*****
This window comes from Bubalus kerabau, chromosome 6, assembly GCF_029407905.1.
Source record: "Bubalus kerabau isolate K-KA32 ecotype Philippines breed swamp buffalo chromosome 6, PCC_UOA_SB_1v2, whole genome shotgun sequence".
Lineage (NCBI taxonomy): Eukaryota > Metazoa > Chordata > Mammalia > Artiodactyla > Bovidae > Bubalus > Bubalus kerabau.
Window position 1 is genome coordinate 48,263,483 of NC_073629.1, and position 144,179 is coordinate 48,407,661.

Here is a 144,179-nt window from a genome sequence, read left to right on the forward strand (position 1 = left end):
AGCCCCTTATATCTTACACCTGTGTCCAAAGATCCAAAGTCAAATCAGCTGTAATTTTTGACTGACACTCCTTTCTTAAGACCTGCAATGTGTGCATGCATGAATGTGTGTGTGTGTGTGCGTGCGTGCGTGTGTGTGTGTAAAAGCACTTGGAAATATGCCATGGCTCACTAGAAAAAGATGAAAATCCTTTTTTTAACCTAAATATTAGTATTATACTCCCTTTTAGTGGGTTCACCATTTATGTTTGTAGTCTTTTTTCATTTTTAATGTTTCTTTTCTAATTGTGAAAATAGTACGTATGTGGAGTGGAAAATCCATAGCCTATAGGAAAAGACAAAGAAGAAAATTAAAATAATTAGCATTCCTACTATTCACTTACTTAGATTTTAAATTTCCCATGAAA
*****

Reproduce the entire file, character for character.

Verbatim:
This window comes from Bubalus kerabau, chromosome 6, assembly GCF_029407905.1.
Source record: "Bubalus kerabau isolate K-KA32 ecotype Philippines breed swamp buffalo chromosome 6, PCC_UOA_SB_1v2, whole genome shotgun sequence".
Lineage (NCBI taxonomy): Eukaryota > Metazoa > Chordata > Mammalia > Artiodactyla > Bovidae > Bubalus > Bubalus kerabau.
Window position 1 is genome coordinate 48,263,483 of NC_073629.1, and position 144,179 is coordinate 48,407,661.

Here is a 144,179-nt window from a genome sequence, read left to right on the forward strand (position 1 = left end):
AGCCCCTTATATCTTACACCTGTGTCCAAAGATCCAAAGTCAAATCAGCTGTAATTTTTGACTGACACTCCTTTCTTAAGACCTGCAATGTGTGCATGCATGAATGTGTGTGTGTGTGTGCGTGCGTGCGTGTGTGTGTGTAAAAGCACTTGGAAATATGCCATGGCTCACTAGAAAAAGATGAAAATCCTTTTTTTAACCTAAATATTAGTATTATACTCCCTTTTAGTGGGTTCACCATTTATGTTTGTAGTCTTTTTTCATTTTTAATGTTTCTTTTCTAATTGTGAAAATAGTACGTATGTGGAGTGGAAAATCCATAGCCTATAGGAAAAGACAAAGAAGAAAATTAAAATAATTAGCATTCCTACTATTCACTTACTTAGATTTTAAATTTCCCATGAAA